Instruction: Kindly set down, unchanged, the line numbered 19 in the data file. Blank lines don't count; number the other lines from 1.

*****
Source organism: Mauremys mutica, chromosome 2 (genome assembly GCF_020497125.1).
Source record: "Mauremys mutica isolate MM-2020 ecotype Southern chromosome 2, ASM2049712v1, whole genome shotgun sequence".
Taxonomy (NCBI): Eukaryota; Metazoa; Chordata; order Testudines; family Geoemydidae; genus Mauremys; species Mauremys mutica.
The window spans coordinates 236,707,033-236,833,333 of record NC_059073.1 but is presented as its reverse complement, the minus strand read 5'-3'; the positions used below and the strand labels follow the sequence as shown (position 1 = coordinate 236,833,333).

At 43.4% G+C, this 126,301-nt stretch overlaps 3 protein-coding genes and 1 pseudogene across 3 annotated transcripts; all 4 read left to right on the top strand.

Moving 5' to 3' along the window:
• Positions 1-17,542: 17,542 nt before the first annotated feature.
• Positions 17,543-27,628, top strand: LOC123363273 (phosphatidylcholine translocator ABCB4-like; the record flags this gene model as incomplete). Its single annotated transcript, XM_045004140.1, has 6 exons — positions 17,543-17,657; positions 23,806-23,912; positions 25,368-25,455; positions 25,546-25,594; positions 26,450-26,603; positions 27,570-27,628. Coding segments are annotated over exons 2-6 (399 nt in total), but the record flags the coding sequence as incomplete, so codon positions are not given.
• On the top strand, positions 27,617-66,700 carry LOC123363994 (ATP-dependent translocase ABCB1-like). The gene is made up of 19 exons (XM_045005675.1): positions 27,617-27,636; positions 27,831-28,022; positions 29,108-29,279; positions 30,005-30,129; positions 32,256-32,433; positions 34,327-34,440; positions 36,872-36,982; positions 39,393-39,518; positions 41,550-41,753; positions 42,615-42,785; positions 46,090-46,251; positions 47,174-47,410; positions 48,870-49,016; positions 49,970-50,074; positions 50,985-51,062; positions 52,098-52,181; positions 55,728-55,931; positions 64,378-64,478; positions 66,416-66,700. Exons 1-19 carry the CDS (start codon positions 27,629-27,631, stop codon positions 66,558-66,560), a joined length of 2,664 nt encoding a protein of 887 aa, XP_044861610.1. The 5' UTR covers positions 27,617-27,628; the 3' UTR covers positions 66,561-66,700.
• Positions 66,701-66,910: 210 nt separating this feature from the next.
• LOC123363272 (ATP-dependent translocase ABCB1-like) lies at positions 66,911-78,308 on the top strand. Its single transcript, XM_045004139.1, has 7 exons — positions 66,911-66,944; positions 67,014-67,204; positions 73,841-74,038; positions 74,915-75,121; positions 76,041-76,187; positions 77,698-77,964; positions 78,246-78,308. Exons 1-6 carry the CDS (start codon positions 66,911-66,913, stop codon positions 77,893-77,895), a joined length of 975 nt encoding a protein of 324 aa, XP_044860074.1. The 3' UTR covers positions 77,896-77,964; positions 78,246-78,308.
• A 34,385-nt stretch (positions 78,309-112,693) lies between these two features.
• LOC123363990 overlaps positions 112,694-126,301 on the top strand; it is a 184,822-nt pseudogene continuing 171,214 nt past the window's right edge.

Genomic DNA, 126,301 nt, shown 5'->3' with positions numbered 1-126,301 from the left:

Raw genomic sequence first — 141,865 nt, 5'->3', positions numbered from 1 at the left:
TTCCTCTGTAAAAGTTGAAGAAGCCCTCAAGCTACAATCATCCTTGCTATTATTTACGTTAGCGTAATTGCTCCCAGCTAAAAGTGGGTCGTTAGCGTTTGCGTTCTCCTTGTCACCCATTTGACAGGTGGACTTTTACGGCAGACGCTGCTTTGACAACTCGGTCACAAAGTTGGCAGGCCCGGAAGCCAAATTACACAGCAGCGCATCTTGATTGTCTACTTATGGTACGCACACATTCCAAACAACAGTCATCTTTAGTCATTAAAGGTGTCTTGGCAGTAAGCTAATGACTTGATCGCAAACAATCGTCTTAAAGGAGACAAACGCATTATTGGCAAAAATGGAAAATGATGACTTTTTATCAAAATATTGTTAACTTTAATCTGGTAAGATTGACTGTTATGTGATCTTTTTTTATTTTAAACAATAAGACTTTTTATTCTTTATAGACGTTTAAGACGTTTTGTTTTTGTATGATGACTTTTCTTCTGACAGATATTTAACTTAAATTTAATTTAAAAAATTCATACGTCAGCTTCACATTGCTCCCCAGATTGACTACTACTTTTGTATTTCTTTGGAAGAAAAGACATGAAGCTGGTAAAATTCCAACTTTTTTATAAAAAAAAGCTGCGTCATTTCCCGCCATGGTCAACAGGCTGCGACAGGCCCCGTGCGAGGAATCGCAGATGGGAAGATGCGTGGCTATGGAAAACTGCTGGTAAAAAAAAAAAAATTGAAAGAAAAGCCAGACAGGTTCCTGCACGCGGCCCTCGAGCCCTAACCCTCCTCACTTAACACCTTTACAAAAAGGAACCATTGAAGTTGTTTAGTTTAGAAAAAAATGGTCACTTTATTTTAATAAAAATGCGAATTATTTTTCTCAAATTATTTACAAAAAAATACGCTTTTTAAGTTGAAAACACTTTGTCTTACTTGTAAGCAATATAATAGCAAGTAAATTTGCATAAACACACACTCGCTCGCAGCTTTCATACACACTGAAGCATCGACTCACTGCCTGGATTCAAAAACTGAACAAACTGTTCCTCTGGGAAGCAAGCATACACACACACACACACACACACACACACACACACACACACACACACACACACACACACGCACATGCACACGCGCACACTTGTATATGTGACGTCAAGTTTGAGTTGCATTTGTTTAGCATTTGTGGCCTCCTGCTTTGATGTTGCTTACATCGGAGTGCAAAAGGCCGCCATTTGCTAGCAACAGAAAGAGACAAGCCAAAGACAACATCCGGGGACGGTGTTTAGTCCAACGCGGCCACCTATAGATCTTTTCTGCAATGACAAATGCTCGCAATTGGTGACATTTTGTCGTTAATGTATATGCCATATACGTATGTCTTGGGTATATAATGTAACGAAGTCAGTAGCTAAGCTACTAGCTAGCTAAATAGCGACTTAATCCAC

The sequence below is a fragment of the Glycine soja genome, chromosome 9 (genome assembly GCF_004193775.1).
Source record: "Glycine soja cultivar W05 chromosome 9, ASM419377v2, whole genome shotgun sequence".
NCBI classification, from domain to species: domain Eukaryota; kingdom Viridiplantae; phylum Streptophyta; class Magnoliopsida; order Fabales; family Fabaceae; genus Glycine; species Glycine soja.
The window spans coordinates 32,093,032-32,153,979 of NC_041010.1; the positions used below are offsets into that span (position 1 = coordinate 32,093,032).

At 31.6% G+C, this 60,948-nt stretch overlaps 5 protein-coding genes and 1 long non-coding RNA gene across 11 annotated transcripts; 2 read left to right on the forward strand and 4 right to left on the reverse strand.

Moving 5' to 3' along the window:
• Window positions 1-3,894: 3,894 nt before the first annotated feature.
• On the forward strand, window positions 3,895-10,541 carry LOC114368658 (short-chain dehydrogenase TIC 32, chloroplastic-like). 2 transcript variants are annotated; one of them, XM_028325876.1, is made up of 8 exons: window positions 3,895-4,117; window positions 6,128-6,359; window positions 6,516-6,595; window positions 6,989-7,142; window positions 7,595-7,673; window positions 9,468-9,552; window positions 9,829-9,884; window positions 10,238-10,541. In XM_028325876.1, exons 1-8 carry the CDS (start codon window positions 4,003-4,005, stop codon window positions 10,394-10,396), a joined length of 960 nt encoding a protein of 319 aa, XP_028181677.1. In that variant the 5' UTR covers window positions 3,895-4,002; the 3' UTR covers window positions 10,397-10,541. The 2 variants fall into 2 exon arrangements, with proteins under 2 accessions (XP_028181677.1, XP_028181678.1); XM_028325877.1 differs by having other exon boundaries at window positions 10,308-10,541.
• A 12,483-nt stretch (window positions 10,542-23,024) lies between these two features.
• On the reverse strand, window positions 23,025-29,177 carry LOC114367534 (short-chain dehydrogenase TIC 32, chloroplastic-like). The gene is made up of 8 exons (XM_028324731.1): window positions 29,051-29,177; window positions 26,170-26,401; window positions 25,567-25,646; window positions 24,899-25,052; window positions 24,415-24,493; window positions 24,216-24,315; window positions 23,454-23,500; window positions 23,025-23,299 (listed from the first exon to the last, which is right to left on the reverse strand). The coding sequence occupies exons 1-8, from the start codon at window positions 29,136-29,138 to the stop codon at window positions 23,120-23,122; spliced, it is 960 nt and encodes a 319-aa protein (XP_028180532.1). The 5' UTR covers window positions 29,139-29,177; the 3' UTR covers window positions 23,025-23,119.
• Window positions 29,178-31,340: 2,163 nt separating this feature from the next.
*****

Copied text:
NCBI classification, from domain to species: domain Eukaryota; kingdom Viridiplantae; phylum Streptophyta; class Magnoliopsida; order Fabales; family Fabaceae; genus Glycine; species Glycine soja.